Lost in Hand-Helds….

I have been thinking about the culture of hand held and not so hand held devices.

An advertisement at the cinema caught my eye this week,  It was for a new, interactive, game.

The commercial took place on the ski slopes of somewhere and there was a Mum and two children sitting beside a brazier, wrapped in their gear to keep warm, beautiful scenery all around them, hand held devices in their hands.

Mum says,

“Ready, set, go!”

and the three of them look down at the game on their screens and begin playing.

Wow!

Now I know you can’t look at the outdoors forever…

And it was probably the end of a very busy day of ski-ing,

But even if the weather was inclement my vote says, family vacation means real interaction, not virtual.

How about cards in front of a fire?

A board game around the coffee table?

A word game slouched in comfy chairs?

What about a conversation?

The asking of BIG questions?

Telling family stories?

Laughing together at silly jokes?

How about making eye-contact, nudging one another, holding hands that aren’t wrapped around the latest digital craze?

Gaming has become so popular among the young people that I think their childhood is being stolen.

And it’s not because I’m old…

A seventh grader told me she was writing a persuasive essay about the banning of digital games for children under the age of fourteen,

“I go over to my younger cousin’s house,” she explained, “and all she wants to do is have me watch her play a new game on her tablet.”  She looked at me.  “It’s boring for me,” I nod in agreement, “why can’t we go outside, throw a ball, maybe swim, play make-believe, find dragons in the clouds…?”

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“How old is your cousin?” I asked.

“Seven,” she told me.

What was I doing at that age with my imaginative younger brother?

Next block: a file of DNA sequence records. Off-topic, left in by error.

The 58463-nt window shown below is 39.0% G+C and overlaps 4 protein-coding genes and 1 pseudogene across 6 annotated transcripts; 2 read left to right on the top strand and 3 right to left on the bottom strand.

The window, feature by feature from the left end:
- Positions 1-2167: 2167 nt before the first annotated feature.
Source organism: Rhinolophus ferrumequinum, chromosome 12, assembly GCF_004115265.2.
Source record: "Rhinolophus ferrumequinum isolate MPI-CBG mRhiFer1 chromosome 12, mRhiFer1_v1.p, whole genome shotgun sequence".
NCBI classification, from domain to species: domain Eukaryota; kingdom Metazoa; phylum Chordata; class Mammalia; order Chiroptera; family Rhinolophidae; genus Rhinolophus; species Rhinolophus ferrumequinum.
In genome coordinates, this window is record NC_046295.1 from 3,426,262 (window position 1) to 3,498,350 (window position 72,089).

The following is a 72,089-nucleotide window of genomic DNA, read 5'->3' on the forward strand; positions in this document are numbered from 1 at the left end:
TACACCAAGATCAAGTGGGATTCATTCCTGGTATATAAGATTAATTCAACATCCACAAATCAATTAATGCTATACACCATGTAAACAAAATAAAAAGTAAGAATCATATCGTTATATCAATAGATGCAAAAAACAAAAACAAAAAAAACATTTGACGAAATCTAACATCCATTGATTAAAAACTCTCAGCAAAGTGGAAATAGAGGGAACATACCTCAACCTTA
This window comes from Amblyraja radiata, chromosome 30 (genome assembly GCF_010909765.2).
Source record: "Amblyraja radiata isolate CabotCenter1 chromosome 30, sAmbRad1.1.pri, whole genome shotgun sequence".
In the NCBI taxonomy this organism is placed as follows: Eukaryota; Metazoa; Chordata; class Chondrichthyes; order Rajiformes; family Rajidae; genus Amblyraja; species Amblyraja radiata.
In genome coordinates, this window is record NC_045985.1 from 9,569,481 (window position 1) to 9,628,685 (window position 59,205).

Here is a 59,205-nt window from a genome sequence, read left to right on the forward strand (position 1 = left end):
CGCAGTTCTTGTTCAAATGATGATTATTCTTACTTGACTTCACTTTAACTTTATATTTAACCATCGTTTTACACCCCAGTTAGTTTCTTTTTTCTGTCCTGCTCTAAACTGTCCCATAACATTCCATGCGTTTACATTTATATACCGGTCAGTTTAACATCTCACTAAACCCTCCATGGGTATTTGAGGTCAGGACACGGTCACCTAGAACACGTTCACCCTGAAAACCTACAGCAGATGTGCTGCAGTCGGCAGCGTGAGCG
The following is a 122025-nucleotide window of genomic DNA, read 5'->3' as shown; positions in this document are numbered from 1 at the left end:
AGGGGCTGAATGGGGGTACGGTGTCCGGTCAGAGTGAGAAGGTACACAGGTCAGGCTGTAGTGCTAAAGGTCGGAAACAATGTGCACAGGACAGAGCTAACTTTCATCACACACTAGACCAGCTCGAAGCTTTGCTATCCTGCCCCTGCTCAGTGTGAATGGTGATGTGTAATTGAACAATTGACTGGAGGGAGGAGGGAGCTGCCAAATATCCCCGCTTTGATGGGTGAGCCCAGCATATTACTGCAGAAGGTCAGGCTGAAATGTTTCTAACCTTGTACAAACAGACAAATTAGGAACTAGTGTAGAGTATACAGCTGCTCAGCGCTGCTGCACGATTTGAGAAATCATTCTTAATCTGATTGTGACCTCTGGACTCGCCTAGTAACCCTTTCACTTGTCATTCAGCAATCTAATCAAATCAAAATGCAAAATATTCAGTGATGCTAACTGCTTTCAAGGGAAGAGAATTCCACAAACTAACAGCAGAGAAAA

We were throwing the ball outside, practicing silly circus acts to put on a show for our parents, setting up a vegetable stall at our make believe market in our grandparents’ garden, riding the wild-wild west in our play room, picking blackberries along the lanes, spotting nests in the winter bare trees, 

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feeding the ducks with my grandmother, rolling down grassy slopes until at last, hot and breathless, we’d race to the ice cream van for a small 99!

And so the list goes on…

Sadly today, as one of my students noticed, hand held devices are steadily nudging out family activities.

For me looking at a screen all day makes me feel blinkered, as if I’m missing life as it swirls around me un-noticed.

For the modern child who has grown up with Mum’s phone as a babysitter she may feel her horizons are broadened as her fingers do the talking.

Last week I was monitoring a quiz, it was open book and the students were allowed to pair up so the room hummed with quiet whispers.

When they had all finished my instructions indicated that they could get on their phones.

Silence fell for the last twenty minutes as the students bowed over their Apples and androids as if in prayer.

Nearing bell time I said,

“No wonder parents use phones as baby-sitters, all of you are so quiet…”

No-one looked up,

No-one had heard me, they were lost in their hand-helds.

No longer does the bell have to be heard above the noise of the playground,

Or interrupt the conscientious discussion of a lesson,

It also needs to permeate the silence brought on by the absolute attention given to a screen that fits in the palm of the hand.

The kind of rapt attention every teacher craves!

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1 Comments

ElRay

2018-05-04 16:08:44 Reply

Yes, so very sad and true. Where is their own creativity going to come from if they rely on someone else technology to entertain them. There is a real and sad disconnect!

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